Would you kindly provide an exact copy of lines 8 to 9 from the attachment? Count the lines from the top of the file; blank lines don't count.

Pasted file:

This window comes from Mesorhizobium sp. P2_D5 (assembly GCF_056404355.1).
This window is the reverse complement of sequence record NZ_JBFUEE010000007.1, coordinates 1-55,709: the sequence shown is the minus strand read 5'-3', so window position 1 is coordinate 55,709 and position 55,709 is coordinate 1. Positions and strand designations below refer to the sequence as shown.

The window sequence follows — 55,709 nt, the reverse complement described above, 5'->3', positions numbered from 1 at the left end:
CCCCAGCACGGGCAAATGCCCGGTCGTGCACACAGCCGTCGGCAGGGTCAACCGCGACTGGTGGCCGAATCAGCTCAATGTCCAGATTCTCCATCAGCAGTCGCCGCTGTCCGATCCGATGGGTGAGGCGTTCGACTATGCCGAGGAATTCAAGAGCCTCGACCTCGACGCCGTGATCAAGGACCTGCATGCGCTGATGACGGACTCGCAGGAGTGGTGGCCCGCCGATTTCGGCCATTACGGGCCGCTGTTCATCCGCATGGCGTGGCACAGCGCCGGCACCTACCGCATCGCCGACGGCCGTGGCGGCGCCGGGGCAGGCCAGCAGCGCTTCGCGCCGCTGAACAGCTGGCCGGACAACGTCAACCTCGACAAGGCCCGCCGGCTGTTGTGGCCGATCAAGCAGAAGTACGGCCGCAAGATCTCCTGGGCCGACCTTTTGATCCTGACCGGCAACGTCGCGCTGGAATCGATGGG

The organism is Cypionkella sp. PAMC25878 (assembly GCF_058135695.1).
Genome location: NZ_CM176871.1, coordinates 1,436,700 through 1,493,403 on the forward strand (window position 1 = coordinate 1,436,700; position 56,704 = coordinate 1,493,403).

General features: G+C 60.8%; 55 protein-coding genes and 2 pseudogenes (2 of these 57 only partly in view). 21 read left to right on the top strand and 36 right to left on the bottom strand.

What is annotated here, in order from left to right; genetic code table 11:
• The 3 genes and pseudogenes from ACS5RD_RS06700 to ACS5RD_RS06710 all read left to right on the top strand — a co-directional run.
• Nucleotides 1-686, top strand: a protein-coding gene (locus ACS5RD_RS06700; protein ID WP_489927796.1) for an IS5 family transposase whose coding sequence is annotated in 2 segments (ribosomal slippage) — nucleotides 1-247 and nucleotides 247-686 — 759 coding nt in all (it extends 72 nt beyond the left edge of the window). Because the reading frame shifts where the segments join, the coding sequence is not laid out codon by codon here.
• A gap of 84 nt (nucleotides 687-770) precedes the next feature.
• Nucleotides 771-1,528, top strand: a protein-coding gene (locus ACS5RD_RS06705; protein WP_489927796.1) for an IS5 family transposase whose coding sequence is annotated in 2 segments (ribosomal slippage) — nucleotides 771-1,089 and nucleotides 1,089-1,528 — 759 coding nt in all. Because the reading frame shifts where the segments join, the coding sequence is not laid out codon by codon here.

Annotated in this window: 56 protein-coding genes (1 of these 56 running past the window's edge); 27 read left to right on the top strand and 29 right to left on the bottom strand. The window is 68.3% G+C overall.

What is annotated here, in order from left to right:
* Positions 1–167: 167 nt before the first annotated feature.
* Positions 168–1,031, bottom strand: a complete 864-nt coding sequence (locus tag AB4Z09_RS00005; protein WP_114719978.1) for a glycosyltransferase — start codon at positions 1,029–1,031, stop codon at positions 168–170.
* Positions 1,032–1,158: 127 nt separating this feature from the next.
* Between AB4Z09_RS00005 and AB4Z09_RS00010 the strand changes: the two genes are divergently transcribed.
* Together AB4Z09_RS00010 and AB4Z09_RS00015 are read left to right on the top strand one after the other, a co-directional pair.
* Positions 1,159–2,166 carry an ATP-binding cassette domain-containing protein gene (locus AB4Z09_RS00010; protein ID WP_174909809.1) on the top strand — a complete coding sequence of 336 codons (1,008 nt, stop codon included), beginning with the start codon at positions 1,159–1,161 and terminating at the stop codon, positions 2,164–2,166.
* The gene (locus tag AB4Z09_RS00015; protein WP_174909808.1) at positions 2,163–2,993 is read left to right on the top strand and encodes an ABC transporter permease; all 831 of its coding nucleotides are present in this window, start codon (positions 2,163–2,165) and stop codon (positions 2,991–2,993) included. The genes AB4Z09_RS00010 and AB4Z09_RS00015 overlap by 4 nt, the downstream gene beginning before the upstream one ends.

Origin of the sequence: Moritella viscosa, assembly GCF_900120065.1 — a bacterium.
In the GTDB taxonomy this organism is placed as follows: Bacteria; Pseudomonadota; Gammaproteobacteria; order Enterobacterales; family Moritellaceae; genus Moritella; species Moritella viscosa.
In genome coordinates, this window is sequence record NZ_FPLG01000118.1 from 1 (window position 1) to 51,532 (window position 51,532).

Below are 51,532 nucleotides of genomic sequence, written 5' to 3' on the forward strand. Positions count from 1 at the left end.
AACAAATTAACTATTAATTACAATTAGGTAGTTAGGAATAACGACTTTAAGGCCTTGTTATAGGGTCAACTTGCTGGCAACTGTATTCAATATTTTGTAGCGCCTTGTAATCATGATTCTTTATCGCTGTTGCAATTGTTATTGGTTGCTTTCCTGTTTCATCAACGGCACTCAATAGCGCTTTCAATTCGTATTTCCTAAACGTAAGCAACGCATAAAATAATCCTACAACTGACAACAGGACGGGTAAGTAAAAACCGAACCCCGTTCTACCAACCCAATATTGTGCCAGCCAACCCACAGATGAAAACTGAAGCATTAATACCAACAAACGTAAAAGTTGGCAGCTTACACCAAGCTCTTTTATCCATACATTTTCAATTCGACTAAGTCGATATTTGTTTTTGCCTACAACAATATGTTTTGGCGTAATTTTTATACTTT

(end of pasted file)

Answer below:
What is annotated here, in order from left to right; genetic code table 11:
• The 3 genes and pseudogenes from ACS5RD_RS06700 to ACS5RD_RS06710 all read left to right on the top strand — a co-directional run.